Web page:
Companies often provide employees with such ownership with no upfront costs. The company may hold the provided shares in a trust for safety and growth until the employee retires or resigns. Companies typically tie distributions from the plan to vesting, which gives employees rights to employer-provided assets over time; typically, they earn an increasing proportion of shares for each year of their service.

When a fully vested employee retires or resigns from the company, the firm "purchases" the vested shares back from them. The money goes to the employee in a lump sum or equal periodic payments, depending on the plan. Once the company purchases the shares and pays the employee, the company redistributes or voids the shares. Employees who leave the company voluntarily cannot take the shares of stock with them, only the cash payment.

Fired employees often only qualify for the amount they have vested in the ESOP.

Employee-owned corporations are companies with majority holdings held by their own employees. These organizations are like cooperatives, except that the company does not distribute its capital equally. Many of these companies only provide voting rights to particular shareholders. Companies may also give senior employees the benefit of more shares compared to new employees.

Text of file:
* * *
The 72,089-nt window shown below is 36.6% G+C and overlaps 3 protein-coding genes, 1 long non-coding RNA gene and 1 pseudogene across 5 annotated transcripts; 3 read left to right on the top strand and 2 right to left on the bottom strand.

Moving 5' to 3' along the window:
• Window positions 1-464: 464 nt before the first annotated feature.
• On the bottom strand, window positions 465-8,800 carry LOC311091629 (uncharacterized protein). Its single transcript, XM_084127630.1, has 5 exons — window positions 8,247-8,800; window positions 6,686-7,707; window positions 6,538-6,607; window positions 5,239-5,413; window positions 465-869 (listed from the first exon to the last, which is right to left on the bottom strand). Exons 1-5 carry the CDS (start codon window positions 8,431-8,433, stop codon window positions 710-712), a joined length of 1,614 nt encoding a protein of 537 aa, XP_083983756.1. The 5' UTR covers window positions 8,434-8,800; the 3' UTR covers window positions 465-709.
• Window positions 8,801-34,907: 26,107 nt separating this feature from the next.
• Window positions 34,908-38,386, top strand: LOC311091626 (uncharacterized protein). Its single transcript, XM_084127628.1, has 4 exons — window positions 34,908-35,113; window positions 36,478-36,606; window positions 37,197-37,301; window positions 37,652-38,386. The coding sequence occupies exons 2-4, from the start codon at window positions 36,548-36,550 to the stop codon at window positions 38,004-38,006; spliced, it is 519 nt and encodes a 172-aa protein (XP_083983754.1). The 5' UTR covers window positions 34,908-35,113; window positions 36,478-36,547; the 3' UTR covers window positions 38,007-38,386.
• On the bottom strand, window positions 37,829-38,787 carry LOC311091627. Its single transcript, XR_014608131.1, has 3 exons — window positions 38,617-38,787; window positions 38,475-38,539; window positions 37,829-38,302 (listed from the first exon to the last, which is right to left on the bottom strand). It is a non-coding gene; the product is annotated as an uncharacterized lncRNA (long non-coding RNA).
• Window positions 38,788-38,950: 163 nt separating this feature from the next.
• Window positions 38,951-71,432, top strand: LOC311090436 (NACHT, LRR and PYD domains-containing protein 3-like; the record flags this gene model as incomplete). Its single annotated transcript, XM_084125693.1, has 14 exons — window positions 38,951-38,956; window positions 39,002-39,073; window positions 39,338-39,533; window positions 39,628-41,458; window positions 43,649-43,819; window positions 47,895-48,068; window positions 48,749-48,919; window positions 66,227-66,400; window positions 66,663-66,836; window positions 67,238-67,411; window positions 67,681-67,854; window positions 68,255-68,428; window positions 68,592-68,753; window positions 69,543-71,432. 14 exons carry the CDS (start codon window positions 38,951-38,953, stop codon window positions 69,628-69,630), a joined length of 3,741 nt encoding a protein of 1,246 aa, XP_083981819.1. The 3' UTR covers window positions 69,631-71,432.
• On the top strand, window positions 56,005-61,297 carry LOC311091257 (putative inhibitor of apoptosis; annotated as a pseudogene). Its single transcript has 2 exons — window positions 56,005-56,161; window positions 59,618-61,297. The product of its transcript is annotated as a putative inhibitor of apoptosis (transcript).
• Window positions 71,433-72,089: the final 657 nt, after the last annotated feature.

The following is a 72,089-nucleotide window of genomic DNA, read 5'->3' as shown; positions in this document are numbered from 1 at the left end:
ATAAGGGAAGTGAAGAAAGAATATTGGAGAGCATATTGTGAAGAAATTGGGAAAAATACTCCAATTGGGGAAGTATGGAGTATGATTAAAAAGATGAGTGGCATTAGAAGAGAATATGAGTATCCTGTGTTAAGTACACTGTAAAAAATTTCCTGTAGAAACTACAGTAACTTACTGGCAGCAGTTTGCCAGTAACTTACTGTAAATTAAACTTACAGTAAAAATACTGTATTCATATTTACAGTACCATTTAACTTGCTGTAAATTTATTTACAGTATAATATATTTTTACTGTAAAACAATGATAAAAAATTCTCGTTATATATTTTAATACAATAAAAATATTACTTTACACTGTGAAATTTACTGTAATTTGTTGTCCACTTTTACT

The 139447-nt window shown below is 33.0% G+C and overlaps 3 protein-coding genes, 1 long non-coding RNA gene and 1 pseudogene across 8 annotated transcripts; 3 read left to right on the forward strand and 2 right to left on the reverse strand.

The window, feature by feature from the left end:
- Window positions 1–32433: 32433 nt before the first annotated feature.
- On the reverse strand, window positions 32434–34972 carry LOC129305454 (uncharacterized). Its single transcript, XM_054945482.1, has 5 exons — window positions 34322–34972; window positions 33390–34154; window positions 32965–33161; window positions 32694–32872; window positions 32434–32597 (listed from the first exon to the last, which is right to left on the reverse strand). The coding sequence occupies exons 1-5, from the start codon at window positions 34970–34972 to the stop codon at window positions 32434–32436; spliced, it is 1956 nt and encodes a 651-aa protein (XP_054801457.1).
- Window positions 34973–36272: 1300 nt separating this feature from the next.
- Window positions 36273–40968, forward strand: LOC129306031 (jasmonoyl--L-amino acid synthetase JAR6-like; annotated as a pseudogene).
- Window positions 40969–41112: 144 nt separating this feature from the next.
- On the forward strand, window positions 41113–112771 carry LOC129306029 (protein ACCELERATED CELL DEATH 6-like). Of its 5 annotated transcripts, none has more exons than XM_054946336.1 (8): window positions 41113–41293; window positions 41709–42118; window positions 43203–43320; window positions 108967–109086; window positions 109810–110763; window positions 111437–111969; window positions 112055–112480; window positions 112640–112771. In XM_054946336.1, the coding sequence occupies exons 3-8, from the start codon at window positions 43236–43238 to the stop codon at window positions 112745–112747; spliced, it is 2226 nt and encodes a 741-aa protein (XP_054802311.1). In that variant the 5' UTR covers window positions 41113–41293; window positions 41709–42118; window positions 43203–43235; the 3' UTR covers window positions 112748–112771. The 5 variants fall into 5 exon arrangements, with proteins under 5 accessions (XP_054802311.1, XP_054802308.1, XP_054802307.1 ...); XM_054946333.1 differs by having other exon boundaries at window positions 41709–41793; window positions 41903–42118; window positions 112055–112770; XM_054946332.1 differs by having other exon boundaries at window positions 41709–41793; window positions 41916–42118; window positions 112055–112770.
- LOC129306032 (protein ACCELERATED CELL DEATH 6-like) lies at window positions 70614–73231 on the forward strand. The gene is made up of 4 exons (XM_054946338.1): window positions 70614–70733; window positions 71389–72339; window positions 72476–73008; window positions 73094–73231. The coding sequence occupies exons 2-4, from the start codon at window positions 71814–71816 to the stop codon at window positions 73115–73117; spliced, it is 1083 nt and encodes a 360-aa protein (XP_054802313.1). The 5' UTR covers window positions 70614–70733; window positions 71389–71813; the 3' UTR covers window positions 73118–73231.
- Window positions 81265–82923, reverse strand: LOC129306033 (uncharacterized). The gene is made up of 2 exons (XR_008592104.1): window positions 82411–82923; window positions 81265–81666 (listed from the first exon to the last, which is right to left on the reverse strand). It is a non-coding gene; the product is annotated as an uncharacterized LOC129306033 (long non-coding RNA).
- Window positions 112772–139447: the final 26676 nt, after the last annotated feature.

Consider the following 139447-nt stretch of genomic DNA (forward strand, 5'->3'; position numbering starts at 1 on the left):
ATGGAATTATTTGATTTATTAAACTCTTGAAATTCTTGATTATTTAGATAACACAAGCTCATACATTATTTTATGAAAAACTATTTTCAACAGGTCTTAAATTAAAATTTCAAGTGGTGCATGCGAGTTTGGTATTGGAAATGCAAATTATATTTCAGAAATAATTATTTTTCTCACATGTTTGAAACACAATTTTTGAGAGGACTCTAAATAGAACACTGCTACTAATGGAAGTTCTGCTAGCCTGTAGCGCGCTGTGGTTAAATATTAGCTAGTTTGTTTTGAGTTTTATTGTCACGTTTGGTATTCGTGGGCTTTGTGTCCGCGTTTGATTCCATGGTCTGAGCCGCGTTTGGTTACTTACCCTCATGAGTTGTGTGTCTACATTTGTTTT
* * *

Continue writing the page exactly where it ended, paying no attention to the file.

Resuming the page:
ESOP and Other Forms of Employee Ownership

Stock ownership plans provide packages that act as additional benefits for employees to prevent hostility and keep a specific corporate culture that company managements want to maintain.

Other versions of employee ownership include direct-purchase programs, stock options, restricted stock, phantom stock, and stock appreciation rights. Direct-purchase plans let employees purchase shares of their respective companies with their personal after-tax money. Some countries provide special tax-qualified plans that let employees purchase company stock at discounted prices. 

Restricted Stock, Stock Options, and Phantom Stock